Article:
There is another, equally important, lesson to be learned from the op-ed and reactions to it. The contradictory statements above are a manifestation of the “it-is-too-complicated” syndrome, which is a symptom of the social sciences. “It-is-too-complicated” prohibits any firm conclusion of any detailed study in social sciences because, say social scientists, the object of study is too complex to allow “simple” conclusions. Neither the claimer nor the refuter can convince the other of the validity of their reasoning, and contradictory statements live on side by side. “It-is-too-complicated” does not exist in physics, chemistry, and (molecular) biology. Not in the sense that statements (theories) come “easy” in those fields, but in the sense that conclusions can be easily made about statements because quantitative experimentation and observation can either verify or nullify them. In other words, physical, chemical, and (molecular) biological statements are falsifiable, and this falsifiability is one of the most important characteristics of science. The disagreements sampled above is indicative of the non-falsifiability of social scientific statements.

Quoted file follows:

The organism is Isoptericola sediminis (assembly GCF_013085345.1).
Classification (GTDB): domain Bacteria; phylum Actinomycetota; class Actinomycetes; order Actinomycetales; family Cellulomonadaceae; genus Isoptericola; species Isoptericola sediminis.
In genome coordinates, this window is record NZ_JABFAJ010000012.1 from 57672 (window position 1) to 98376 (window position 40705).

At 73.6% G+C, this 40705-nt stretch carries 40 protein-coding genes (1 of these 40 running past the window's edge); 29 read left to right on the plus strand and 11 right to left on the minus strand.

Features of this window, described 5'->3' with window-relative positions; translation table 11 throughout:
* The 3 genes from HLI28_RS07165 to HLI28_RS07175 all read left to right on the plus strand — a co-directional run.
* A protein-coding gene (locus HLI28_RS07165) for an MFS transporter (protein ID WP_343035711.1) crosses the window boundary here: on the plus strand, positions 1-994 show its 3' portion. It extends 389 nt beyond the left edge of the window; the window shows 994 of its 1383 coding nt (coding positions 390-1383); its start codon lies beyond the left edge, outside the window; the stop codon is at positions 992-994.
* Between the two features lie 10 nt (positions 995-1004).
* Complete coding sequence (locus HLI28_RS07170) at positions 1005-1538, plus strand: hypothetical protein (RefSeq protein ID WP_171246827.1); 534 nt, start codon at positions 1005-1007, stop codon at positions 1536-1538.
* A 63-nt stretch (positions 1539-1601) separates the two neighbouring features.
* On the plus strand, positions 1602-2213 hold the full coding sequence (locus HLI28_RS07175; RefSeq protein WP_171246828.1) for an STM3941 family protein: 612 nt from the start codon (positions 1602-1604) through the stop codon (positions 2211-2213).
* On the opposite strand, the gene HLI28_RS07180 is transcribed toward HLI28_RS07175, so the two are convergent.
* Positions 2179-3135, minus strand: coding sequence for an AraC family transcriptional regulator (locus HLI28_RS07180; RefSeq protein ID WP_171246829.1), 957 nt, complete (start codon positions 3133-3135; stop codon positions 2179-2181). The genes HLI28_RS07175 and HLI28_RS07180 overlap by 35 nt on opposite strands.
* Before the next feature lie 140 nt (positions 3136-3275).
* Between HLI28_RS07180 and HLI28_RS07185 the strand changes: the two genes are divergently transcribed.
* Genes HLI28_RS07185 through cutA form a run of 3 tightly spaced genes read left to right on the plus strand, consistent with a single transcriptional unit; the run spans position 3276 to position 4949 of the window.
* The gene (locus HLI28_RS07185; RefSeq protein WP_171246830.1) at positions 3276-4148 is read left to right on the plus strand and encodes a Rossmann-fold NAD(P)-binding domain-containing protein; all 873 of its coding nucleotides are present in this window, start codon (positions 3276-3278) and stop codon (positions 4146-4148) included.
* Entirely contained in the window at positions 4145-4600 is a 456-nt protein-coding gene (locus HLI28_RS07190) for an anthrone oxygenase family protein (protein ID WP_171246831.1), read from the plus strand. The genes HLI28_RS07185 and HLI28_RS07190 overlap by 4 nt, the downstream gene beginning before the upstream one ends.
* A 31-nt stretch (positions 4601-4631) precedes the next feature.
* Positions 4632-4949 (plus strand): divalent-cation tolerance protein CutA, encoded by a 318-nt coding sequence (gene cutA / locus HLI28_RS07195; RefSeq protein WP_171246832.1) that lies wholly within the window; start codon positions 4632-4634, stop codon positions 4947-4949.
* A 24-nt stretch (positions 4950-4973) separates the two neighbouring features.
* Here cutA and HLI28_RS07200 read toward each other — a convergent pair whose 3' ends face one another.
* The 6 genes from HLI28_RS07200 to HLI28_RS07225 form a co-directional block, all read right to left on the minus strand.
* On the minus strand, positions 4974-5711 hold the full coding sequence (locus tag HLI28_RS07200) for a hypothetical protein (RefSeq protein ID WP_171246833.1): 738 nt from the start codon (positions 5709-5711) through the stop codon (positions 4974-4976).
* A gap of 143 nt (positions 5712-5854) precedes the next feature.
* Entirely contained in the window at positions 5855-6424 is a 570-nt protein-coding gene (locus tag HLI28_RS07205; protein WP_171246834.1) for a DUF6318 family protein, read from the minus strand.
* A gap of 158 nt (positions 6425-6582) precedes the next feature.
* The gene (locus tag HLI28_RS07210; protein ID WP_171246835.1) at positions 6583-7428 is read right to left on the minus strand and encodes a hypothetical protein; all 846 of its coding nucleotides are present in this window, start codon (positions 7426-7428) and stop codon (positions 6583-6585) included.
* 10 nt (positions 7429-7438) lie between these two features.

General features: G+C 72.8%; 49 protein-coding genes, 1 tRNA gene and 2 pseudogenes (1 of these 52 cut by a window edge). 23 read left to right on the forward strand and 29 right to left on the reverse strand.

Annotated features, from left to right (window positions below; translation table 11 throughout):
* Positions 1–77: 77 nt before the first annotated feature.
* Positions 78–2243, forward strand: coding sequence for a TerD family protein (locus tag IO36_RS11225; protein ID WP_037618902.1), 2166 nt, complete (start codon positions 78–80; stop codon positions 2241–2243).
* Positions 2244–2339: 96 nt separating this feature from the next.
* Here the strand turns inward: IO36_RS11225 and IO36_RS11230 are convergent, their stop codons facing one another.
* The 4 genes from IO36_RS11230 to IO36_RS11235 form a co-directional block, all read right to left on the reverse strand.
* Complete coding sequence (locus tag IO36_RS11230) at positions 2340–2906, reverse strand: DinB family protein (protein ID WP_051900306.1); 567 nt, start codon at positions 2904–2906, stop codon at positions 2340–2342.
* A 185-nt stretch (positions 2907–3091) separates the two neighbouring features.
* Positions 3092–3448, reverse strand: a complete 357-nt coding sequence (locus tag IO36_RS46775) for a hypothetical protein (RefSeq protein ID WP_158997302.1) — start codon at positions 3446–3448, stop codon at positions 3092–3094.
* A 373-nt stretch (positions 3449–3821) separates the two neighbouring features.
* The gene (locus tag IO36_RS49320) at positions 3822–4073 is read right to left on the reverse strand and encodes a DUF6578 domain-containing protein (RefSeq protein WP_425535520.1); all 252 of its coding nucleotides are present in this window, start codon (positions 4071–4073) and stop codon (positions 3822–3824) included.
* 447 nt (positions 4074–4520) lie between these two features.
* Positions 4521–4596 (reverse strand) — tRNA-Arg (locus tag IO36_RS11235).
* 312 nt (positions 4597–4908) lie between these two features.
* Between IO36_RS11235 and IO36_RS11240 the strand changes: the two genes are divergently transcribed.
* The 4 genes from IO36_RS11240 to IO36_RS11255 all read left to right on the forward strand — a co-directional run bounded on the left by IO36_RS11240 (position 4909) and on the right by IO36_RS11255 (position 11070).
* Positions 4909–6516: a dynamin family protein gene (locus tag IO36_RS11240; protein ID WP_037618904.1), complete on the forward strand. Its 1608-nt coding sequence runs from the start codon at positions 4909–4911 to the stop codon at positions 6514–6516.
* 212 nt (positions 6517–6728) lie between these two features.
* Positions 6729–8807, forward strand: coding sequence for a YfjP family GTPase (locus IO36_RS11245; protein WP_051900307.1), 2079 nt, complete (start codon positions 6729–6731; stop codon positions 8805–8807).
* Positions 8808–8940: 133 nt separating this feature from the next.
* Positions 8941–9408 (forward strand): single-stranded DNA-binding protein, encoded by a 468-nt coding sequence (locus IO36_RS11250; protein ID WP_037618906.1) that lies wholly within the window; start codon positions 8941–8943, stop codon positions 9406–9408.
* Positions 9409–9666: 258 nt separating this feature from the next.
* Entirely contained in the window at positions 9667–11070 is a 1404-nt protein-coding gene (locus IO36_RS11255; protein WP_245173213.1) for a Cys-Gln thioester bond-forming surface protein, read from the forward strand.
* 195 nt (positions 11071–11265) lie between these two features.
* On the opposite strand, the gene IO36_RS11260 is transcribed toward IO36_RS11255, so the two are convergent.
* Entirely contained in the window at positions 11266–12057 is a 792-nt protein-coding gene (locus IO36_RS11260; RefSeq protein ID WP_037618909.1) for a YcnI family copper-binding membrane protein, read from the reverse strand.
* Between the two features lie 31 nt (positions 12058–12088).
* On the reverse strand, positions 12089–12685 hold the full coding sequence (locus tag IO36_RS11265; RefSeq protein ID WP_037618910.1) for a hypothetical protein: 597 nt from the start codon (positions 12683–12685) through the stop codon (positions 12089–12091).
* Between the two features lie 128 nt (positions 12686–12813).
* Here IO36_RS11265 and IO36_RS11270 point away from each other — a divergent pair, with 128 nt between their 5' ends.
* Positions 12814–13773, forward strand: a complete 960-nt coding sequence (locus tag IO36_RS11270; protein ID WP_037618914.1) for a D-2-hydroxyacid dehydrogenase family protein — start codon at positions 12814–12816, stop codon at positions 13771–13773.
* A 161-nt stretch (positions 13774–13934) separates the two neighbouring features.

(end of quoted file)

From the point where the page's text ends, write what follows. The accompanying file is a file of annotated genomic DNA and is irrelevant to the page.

With so many unresolved disagreements in the field of psychology, is it feasible to call it “science,” as psychologists want to?
When the public is so scientifically illiterate as to think that quantum healing, conscious universe, Tao of physics, quantum psychics (that’s “psychics” not physics!), Yoga of time travel, etc., are all legitimate sciences, wouldn’t it add to the public’s confusion and illiteracy if psychology, with all its contradictory ideas, is identified as science?
Wouldn’t the public be served better if we accept and publicize the fact that, despite its enormous usefulness, psychology is not a science? … just as sociology, medicine, and technology are not sciences, despite their indispensable utility?